Socio-economic position largely determines the ways in which one passes one’s leisure time. Taste plays greatly in this, and it is always limited beforehand by one’s buying power. What quality of leisure can one buy for the money one has? Skiing for two hours and watching a movie are not equal ways of spending one’s time, and they are not equally valued in our society. Acquiring taste for skiing as opposed to taste for watching TV is part of the mechanisms of distinction operating at all social levels. 

Television is the cheapest leisure. If one wonders why television is so successful a business in Romania, it is enough to correlate the per-capita revenue with the hours of TV watching. I venture to say that there may exist a strong correlation between the two. But the important question is not “why” watching TV is the predominant leisure in Romania, but how this happened? And more important, what are the effects of this habit in long run?

I will sketch out two directions of possible future reflections on the matter.

Watching TV is a habit of using space and time that is acquired and may be reproduced through education. Immediately after 1990s, TV broadcasting was a new commodity accessible to the public at large in Romania; over a short period of time spatial rearrangements of house interiors developed around new consumption patterns and adapted the new uses of the TV set. The all too present big lunch and dinner table in the middle of the living room, sign of a cer­tain patriarchal order (Mihăilescu et al. 1995), disappeared miraculously, and was replaced by the small coffee table. While many times explained as a fashionable option, it may be important to underline that the big table impeded the comfortable watching of the TV broadcasting. At the same time, the explosion of cable TV and satellite programs encouraged an individual use of the TV set, a renegotiation of space and time among the members of families in order to adapt a diversification of possibilities of choices. Second and sometimes third TV set appeared in many urban Romanian households. At this stage (early 1990s), the TV set became the catalizer of the rearrangement of family relations, and mediator of new definitions and understanding of “individual choice” (Bălășescu 1996). Once put in place, although the TV as described lost its novel character, these habits are less likely to be modified, in spite of the new possibility of leisure that appeared in Romania’s public spaces. The (economic) difficulty of access to these new leisure industries only add to the reasons of perpetuation of, some say, excessive TV watching in Romania.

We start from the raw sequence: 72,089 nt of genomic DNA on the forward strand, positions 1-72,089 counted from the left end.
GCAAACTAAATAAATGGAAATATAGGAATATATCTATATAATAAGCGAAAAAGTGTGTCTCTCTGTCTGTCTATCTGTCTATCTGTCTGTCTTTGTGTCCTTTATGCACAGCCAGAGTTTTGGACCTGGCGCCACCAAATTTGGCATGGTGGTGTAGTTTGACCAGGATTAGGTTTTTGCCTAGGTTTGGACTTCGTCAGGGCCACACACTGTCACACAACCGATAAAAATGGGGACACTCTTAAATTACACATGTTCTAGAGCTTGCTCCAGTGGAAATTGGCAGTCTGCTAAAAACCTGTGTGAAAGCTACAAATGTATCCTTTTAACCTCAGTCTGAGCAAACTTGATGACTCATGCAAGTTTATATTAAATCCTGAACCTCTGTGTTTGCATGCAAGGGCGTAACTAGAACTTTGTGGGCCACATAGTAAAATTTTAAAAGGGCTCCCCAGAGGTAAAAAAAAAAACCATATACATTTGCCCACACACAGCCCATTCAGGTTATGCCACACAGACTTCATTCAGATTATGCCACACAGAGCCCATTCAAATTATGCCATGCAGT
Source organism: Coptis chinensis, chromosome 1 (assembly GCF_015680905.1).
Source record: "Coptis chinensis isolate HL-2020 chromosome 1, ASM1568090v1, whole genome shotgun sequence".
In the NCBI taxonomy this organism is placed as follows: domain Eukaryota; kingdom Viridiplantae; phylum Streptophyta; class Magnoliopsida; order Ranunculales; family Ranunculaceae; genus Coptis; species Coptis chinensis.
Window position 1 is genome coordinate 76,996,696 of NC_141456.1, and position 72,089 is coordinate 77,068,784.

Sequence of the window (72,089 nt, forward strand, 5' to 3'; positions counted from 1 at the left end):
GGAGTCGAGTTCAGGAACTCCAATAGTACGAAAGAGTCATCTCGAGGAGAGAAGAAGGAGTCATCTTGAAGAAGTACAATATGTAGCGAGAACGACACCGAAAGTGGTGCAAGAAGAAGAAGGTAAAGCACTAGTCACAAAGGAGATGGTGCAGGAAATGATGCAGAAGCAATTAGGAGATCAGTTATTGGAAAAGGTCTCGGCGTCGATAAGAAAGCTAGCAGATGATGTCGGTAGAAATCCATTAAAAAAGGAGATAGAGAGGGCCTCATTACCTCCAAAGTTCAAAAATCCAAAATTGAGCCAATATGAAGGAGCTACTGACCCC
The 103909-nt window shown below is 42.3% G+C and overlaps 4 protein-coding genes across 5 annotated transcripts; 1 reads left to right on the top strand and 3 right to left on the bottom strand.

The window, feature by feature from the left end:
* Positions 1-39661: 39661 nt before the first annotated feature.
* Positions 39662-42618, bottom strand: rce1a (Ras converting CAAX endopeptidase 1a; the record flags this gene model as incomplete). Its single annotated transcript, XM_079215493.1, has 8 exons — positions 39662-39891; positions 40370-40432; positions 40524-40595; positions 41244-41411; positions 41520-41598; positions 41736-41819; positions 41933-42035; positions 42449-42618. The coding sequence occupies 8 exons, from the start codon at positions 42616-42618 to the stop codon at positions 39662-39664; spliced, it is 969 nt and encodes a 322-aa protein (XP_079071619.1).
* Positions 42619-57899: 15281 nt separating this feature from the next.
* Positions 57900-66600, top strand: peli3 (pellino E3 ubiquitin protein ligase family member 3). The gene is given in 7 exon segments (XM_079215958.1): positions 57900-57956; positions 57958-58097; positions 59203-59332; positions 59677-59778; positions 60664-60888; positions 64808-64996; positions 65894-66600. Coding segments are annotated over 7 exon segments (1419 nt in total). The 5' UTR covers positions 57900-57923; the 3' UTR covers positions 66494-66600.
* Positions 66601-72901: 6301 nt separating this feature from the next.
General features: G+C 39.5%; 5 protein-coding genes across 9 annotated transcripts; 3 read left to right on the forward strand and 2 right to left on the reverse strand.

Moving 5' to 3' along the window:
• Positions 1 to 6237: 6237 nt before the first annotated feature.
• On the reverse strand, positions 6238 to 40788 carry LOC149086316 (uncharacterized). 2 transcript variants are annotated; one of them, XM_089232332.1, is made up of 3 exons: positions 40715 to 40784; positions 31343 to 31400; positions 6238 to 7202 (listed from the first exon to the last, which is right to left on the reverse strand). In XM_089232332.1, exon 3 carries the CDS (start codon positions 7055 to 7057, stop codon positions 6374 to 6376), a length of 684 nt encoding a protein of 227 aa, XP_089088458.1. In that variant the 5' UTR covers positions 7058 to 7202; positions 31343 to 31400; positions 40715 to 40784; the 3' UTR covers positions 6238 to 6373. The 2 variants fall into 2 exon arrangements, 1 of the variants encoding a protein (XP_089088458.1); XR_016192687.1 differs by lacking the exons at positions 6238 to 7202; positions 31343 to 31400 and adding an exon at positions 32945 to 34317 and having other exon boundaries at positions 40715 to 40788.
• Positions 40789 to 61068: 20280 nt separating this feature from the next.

The complexity of the social transformations in the last ten years in Romania is hard to be grasped in few lines. Not only time, but also space and its percep­tion play an important role in the formation of new habits of leisure. Streets and parks, traditional public spaces, leisurely used for spending one’s free time, became epitomes of danger. Places of consumption like malls and/or bars, restaurants, and clubs appeared and proposed a distinctive way of spending one’s time. They form the new industry of leisure in Romania. In parallel, streets, because not “productive” (see above), are represented only as spaces of transition, and not of leisure. Access to the new spaces of consumption is part of the formation and display of a new elevated social status. Leisure on the street is at its dusk, and with it the positively conotated flâneur disappeared, replaced by the “dangerous” stroller. Caught between the possibility of watching TV, or that of being confused with a delinquent, a person who cannot afford to partake in the consumption of leisure industry most probably prefers to stay home and watch TV.